Basudeb dwells into the complexities of translation and readers response theory, in the second and final part of his erudite research, exclusively for Different Truths.
Translator’ construction of the text which he translates may not be identical to the text of the Source Language Text (SLT) author. It is his understanding of the language and the meaning of the SLT with the help of which a translator constructs a text of his own. His understanding includes not only the categorical and formal aspects but also the cultural significance of that language.
The translator’s taste, affinity, scholarship, experience social standing – all determine the meaning of the author’s text. (e.g., Baby swallows fly—ambiguity)
Thus, a translator first is a reader and he decodes linguistic symbols which are signifiers of SLT. He is expected to be familiar with every nuance, linguistic features of syntax, of inflectional and derivational affixes, of its arbitrary behaviour of lexical items and so on.
The translator also needs to be very much meticulous about the cultural significance of the text he undertakes to translate. The phrase Cultural Significance in this context refers to both conceptual and Associative meanings of language. For example the word in English needle:
Its conceptual meaning: Thin, sharp, steel instrument.
Its associative meaning: Something painful.
A translator’s awareness of cultural awareness also leads him to examine the Pragmatics of the SLT. Pragmatics means characterisation of the speaker meaning. Interpretation of symbols, imagery allusions, etc., depends on many occasion upon the analysis of the context – the analysis which comes under the purview of pragmatics.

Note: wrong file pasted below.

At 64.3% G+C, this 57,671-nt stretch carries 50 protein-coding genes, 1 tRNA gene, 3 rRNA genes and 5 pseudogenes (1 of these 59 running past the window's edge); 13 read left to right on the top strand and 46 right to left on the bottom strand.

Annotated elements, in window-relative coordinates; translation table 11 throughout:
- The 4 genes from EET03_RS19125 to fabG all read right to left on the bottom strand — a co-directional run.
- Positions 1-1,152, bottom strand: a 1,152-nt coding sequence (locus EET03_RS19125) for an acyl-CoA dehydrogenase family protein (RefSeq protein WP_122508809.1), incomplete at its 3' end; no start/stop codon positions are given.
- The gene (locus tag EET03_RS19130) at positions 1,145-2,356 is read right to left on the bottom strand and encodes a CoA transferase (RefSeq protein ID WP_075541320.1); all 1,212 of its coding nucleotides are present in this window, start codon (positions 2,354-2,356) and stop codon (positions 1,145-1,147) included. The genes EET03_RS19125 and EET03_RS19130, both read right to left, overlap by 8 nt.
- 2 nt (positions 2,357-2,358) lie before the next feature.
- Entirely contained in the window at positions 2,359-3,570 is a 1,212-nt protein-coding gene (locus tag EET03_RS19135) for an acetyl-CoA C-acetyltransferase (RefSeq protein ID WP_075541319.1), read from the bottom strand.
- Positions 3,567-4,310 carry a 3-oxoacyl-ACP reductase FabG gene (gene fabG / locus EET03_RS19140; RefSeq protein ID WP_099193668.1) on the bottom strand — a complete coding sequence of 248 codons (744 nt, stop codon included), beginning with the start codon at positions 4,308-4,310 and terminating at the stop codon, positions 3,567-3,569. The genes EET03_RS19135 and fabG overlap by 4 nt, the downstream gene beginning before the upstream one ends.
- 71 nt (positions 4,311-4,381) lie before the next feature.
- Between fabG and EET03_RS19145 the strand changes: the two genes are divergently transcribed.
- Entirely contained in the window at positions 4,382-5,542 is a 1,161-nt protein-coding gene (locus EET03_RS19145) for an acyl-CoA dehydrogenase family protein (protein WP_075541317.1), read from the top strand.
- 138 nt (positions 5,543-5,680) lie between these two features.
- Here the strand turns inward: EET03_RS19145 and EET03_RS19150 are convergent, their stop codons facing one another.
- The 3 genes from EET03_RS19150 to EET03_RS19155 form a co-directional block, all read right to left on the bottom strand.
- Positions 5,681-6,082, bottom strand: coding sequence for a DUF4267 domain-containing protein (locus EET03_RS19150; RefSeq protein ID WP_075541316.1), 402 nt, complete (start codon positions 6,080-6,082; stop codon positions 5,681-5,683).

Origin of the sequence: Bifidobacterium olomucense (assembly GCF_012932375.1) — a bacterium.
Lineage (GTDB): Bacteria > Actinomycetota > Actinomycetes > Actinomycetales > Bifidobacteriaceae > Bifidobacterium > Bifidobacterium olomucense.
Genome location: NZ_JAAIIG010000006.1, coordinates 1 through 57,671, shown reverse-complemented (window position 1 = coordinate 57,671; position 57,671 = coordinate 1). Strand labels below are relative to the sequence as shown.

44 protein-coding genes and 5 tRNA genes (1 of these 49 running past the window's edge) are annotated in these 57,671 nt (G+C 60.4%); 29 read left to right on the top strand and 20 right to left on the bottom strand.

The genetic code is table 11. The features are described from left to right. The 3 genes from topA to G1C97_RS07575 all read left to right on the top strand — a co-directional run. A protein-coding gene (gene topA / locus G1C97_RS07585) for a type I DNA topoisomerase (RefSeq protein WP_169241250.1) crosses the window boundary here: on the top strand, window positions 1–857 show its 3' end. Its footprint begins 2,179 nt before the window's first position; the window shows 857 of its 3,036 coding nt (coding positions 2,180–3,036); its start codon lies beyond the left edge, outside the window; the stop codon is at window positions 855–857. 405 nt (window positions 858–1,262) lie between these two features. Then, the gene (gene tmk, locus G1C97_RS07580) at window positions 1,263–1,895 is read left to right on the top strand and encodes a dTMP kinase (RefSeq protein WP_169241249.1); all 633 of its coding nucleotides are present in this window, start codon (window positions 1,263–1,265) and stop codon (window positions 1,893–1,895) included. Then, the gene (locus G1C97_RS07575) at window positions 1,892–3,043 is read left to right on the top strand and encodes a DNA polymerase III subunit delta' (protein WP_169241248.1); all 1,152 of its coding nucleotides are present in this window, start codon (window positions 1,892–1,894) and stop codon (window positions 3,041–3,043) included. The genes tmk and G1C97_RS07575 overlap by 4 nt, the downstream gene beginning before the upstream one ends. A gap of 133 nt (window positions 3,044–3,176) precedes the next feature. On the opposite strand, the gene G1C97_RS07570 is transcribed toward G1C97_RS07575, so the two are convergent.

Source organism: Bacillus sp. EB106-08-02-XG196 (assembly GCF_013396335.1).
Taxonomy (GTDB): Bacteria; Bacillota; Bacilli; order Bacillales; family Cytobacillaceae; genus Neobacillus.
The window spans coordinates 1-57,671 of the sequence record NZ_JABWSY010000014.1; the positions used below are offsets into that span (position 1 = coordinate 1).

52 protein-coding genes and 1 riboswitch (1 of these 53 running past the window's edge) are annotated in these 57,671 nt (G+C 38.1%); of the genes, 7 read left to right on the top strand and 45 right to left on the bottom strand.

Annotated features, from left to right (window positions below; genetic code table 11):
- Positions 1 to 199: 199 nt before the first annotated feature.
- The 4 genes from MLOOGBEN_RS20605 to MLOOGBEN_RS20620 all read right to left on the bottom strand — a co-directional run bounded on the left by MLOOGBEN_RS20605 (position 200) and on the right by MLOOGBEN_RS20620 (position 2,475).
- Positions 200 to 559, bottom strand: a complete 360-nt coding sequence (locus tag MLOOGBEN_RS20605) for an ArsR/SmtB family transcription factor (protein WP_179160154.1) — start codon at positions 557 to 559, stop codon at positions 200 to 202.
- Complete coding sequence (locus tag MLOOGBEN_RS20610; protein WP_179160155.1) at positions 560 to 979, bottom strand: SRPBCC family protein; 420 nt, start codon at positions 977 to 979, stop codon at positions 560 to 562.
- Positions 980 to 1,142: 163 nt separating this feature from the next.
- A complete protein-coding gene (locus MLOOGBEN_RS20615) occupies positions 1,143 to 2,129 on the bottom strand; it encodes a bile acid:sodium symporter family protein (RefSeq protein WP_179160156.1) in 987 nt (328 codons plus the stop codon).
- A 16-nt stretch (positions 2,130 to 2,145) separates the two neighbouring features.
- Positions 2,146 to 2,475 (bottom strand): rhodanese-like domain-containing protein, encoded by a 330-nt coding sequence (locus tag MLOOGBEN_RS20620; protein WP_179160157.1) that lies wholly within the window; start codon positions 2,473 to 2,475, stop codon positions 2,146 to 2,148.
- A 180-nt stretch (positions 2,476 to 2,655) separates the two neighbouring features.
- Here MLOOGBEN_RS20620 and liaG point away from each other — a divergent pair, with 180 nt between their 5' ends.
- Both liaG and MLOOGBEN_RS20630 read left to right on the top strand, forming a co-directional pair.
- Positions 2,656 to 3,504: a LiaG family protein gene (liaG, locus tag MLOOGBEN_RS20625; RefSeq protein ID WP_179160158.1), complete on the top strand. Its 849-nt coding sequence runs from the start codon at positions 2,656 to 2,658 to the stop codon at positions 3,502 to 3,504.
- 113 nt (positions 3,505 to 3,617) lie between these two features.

Let me give one more example of the study of pragmatics in this context: The utterance, “Could you drive my Volvo Car?” It is made by a young girl to a young man. Both of them are found standing in the parking zone of a pub. The sentence may generate a multiplicity of meanings:
M1 The man doesn’t know the skill of motor driving
M2 The man is used to driving an ordinary car, not an expensive car like Volvo
M3 The girl wants the man’s company or she wants him to be her escort.
M4 The girl is much conscious about her economic status; she is financially capable of possessing an expensive car like Volvo and she makes the man realise that she is economically superior to him.
Another example of pragmatics – I left her unhappy. Baby swallows fly.
The examination of the context can determine the exact meaning. This is what pragmatics examines. Pragmatics does not ask ‘What does X mean?’ It asks “What does one mean by X?” Pragmatics is interested in the functions, intentions, goals and effects of utterance. A translator’s close familiarity with the pragmatics of the SL text – the pragmatics, which may be defined as the cultural significance of the language is a prerequisite of a journey from one text to another text. Noam Chomsky calls it “pragmatic competence”.
The next stage in the process of translation is that a translator encodes what is in his mind about the theme, Meta theme of SL text. He also keeps in his mind at this stage of encoding the cultural significance (conceptual as well as associative meaning) and structural and grammatical aspects of the SLT. He keeps all these things in his mind for the following: One of the important characteristic features of a successful translator is to be faithful to the original text.
The problem in transferring the structural and grammatical aspects of the SLT into the linguistic framework of the Translated Language Text (TLT) text seems to be very much formidable. The translator is also expected to take utmost care of faithful transference of the structural and grammatical aspects of the language of into the TLT.